Many reports represent needle stick high frequency in surgical residents. A Cross-sectional study reports that 83% of orthopedic residents/fellows, and 100% of faculty at one institution, had been exposed to a sharps injury at some point in their career(1). Another survey studied the incidence of needle stick among all surgical personnel at a single academic institution(2). they showed higher rates of needle stick injury among surgical staff compared with other nonsurgical personnel.
Unfortunately, psychological stress after needle stick affects individual and occupational performance and leads to post-traumatic stress disorder and work loss.(3) there is a report demonstrate the average cost of a NSI is US$747 (range US$199-1,691). So prevention of such events helps health system economy.(4) The two factors of prevalence and cost of these events indicate the importance of prevention and education about it.
The case above demonstrates an injury could have been prevented by dispose of the needle properly using safety boxes. It didn’t happen If resident used safety boxes and didn’t try recapping process using hands. But this doesn’t work sometimes. we usually use syringe to send the sample to the lab. the needle helps prevent the sample being wasted. So we need to do recapping process carefully.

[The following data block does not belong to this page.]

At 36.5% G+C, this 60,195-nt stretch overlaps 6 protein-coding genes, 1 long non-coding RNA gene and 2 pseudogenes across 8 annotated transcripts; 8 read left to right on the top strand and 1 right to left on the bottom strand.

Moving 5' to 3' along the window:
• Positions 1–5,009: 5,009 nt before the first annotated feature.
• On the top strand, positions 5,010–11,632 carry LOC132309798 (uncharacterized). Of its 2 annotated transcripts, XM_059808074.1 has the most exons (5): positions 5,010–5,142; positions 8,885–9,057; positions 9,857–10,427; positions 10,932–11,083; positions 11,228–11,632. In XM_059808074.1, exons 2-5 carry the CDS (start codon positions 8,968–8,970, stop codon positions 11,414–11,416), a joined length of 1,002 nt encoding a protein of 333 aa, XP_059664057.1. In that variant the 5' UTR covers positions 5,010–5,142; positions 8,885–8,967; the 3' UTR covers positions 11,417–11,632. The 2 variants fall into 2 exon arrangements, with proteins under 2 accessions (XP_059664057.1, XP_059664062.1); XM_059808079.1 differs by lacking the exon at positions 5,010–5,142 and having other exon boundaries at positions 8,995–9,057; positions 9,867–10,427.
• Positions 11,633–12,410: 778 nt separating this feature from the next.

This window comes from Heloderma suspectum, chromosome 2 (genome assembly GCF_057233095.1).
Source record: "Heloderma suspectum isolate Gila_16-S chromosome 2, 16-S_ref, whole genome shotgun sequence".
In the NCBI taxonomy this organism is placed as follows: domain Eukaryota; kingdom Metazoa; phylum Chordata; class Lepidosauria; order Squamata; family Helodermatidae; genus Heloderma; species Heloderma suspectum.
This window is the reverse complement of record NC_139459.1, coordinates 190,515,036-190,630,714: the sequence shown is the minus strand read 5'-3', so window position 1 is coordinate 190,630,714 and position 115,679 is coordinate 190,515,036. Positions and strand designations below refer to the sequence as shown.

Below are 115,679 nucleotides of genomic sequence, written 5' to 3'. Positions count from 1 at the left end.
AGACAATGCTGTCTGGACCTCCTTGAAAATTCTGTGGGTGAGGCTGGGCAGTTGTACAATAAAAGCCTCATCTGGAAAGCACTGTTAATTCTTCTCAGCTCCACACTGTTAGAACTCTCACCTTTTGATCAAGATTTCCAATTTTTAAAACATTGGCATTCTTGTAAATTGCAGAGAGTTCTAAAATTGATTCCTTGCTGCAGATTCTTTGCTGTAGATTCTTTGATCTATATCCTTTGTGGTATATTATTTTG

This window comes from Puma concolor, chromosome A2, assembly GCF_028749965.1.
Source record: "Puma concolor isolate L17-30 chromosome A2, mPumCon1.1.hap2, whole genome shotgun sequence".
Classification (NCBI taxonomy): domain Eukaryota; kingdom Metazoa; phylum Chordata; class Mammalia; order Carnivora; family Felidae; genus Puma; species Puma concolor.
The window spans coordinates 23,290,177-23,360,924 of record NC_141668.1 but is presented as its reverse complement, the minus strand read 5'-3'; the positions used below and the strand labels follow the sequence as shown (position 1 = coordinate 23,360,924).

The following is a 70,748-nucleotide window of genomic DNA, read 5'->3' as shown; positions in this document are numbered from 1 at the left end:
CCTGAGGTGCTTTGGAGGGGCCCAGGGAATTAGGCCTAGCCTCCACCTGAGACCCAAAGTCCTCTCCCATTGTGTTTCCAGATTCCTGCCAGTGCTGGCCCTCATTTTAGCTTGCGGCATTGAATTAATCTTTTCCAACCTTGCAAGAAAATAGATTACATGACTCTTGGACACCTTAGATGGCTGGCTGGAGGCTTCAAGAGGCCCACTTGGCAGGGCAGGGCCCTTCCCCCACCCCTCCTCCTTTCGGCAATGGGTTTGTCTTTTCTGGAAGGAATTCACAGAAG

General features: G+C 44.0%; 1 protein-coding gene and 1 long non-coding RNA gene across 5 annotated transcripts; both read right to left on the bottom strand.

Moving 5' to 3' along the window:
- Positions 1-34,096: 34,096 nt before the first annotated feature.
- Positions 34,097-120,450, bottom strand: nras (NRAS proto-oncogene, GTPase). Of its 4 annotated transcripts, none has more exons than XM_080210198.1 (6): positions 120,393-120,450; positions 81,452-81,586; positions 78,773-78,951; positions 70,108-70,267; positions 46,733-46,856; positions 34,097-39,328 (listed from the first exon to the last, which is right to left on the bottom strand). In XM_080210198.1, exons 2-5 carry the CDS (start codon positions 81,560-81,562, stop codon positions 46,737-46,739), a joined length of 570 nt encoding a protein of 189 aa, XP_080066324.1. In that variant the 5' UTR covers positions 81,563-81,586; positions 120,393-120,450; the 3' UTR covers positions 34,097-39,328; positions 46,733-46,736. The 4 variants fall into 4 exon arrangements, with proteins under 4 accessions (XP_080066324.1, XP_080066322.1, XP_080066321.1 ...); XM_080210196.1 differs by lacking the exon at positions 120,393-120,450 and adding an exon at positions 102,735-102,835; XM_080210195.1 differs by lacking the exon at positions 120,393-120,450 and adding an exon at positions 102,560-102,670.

Some clinicians suggest to bend the needle for aqueous sampling. They presume bending may help better controlling the needle and the eye. We think this is not helpful and results in consequences like NSI and difficulties in aqueous sampling because of increased resistance of fluid flow. So needle bending is not routinely recommended.
Another consideration in this case is post-exposure prophylaxis(PEP). The key point to start PEP is risk assessment. WHO published a practical guideline in 2015 which declared exposures need PEP include (5): 1-Bodily fluids: blood, blood-stained saliva, breast milk, genital secretions; cerebrospinal, amniotic, peritoneal, synovial, pericardial, or pleural fluids. 2-Mucous membrane: sexual exposure; splashes to eye, nose, or oral cavity. 3-Parenteral exposures.
It also noted Exposures that do not require HIV PEP include: 1- exposed person is HIV already positive. 2- the source is established to be HIV negative. 3-Exposures to bodily fluids that do not pose a significant risk, ie, tears, non-blood-stained saliva, urine, and sweat.
Another published guideline in 2020 noted The transmission risk is significantly higher in cases of more than 1 risk factor: deep injury, hollow bore needle and high viral load (6).
Considering literature, we can not conclude whether there was a need for PEP in our case. But the Behavioral Diseases Counseling Center encouraged us to use PEP.
There are reports detecting HIV in anterior chamber aqueous humor (7,8). In both above guidelines, aqueous humor is not mentioned. NSI by Aqueous humor which is secreted from blood, can theoretically transmit blood borne pathogens like HIV. Nevertheless, there is neither any report of aqueous humor NSI nor HIV transmission in this way. Based on our best knowledge this case is the first report represents HIV+ aqueous humor NSI and further evidence is required.